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Pharmaceutical firm Hospira Inc. will pay $400,000 in back wages with interest to 145 female job applicants to settle hiring discrimination charges by the Department of Labor's Office of Federal Contract Compliance Programs, the DOL said Tuesday.
New York-based Pfizer Corp. completed its acquisition of Hospira in September. Hospira has more than $35 million in government contracts for developing and manufacturing injection medications for the U.S. government, according to the DOL.
In addition to paying the $400,000, Hospira committed to hiring 11 female job applicants, according to the DOL.
The OFCCP found in its investigation that female applicants for pharmacy attendant positions were hired at much lower rates than similarly qualified male applicants at Hospira's McPherson, Kansas, facility, and that Hospira violated record-keeping requirements by failing to preserve employment applications and interview forms, the DOL said.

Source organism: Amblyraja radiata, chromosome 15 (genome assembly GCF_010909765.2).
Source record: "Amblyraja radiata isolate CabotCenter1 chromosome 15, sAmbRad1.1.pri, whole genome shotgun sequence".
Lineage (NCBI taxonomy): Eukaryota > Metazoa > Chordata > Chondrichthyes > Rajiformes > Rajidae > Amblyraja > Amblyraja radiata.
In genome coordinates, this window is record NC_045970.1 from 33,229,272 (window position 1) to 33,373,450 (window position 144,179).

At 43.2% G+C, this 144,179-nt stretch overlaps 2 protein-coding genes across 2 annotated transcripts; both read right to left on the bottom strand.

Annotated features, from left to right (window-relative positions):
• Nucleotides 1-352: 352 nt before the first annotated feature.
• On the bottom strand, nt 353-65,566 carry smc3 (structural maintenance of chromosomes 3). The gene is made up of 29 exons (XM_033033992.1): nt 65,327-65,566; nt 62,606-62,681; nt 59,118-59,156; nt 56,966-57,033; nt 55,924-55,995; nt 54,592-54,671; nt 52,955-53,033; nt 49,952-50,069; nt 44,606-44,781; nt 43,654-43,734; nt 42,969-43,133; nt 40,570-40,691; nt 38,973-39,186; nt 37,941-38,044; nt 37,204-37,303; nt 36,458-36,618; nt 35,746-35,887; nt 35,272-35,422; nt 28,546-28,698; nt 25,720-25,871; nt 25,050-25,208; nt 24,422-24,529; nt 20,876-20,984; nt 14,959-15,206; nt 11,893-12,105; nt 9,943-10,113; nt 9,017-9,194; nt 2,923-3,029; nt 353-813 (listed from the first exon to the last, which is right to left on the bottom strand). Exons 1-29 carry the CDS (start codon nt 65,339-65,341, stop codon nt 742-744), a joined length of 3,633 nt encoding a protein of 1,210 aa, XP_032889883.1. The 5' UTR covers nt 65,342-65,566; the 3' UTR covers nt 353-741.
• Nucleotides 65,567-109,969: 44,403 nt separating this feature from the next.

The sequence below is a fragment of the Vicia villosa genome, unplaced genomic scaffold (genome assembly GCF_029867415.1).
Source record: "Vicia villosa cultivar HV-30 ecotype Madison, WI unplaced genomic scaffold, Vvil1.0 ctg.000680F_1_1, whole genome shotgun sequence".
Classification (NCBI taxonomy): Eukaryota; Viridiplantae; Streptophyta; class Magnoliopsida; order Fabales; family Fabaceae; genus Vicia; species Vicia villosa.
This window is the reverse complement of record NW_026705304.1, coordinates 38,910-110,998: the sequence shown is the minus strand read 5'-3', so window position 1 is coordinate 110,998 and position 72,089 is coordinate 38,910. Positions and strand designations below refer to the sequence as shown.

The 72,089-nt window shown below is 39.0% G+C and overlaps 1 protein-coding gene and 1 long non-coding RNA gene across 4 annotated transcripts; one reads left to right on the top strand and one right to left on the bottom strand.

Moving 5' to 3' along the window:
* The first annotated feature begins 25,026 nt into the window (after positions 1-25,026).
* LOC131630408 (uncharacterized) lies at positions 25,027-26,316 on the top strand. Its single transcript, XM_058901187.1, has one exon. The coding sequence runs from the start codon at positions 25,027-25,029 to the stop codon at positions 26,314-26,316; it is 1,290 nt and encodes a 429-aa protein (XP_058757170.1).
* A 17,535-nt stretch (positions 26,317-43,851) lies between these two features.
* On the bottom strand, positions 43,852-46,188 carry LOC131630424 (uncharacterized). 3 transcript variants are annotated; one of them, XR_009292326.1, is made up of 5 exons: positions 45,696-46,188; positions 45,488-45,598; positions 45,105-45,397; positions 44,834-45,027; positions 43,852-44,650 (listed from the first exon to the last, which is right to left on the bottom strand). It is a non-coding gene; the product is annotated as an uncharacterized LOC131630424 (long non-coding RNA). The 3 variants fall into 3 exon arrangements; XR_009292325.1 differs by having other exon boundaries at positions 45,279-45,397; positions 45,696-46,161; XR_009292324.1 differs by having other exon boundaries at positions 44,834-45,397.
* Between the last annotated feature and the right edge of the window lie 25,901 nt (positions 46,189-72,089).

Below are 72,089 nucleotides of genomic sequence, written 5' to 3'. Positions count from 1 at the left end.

“Discrimination is preventable when employers have nondiscriminatory selection procedures in place and see to it that they are followed,” said OFCCP Director Patricia Shiu, in the statement. “Hospira has worked proactively with our agency to resolve the alleged discrimination and to ensure that all required employment records will be maintained going forward.”
Hospira said in a statement it “believes hiring practices at the plant have been fair.To close this matter from 2012 out, the company has entered into a conciliation agreement with the OFCCP. Hospira has a strong track record of compliance with OFCCP requirements and is confident our hiring practices support the company's priority of employing diverse and skilled talent.”
Last week, a Minnesota fastener company agreed to pay $1.3 million to settle OFCCP charges that it discriminated against 171 black and female job applicants who sought general warehouse positions at two of its distribution facilities in Indianapolis and Atlanta.
A federal appeals court has reinstated a race discrimination charge filed by a former engineering firm employee who was allegedly hired at a lower salary than a similarly-qualified white worker, then became the first employee involuntarily terminated in a reduction in force after he complained.